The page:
Charles Harmony Harrison (1842-1902)

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Acclaimed Norfolk watercolourist Charles Harmony Harrison was born in a deprived area of Yarmouth. From a young age he developed a love of nature and he used to make sketches during childhood day-trips around the Broads.

He became an apprentice at a sign-writer's , which gave him his first lessons in colour mixing and paint he studied at the Norwich School of Artists in his spare time and was especially inspired by the works of Crome and Cotman.

Towards the end of ten years of military service, he was gifted a box of watercolour paints, which motivated him to return to art. He discovered that the medium of watercolour painting was perfectly suited to him and quickly gained notoriety .

He moved to London following the death of his first wife, but grew to hate the city,  returning to his native Norfolk within a year. He formed a close friendship with fellow artist Stephen Batchelder and together they explored the Broads by rowing boat. The pair painted continuously during these trips and he became known amongst his contemporaries for the speed and fluidity with which he captured a scene.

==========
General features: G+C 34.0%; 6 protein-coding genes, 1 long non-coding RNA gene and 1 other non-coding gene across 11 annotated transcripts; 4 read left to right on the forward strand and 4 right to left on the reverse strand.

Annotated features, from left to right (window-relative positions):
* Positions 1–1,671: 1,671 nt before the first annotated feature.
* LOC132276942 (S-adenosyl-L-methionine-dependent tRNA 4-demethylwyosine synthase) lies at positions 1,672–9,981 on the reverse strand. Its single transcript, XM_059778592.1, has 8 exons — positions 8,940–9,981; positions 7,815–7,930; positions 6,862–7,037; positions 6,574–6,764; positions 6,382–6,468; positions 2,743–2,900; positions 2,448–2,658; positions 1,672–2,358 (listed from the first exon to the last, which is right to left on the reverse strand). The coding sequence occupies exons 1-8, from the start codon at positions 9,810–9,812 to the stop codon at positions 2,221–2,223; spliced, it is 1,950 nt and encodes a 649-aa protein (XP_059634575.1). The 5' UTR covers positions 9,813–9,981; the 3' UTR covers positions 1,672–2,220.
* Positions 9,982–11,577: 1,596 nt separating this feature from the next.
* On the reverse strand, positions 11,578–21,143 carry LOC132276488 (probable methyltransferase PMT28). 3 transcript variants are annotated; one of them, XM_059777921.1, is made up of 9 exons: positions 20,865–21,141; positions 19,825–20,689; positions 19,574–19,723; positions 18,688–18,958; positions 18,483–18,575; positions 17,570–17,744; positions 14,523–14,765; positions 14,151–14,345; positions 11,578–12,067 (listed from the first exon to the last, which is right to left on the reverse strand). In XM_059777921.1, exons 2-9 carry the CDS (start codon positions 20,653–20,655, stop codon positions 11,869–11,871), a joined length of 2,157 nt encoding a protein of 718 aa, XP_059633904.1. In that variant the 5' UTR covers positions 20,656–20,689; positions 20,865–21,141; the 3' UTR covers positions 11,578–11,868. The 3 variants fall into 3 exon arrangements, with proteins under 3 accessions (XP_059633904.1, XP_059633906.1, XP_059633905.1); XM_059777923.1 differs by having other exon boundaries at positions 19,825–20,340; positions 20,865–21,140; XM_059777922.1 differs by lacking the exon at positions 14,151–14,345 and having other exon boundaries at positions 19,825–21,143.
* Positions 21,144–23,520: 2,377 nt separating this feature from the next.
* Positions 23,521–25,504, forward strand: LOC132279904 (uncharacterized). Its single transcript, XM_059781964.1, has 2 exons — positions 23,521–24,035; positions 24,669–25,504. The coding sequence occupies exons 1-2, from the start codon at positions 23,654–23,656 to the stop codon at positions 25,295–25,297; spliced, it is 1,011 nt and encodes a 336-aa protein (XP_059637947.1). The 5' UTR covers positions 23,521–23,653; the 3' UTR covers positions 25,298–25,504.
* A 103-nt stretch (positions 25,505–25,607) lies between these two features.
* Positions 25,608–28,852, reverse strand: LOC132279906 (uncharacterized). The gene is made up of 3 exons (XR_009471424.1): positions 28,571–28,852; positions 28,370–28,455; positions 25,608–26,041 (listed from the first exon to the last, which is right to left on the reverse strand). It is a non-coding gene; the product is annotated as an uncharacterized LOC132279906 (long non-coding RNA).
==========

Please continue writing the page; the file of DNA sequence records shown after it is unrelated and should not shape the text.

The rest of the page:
Harrison passed away aged only 60, after spending the last decade of his life in ill health. During this time he produced hundreds of small paintings from the confines of his home in order to support his 13 children. His coffin was decorated with a bunch of Norfolk reeds and rushes.

 

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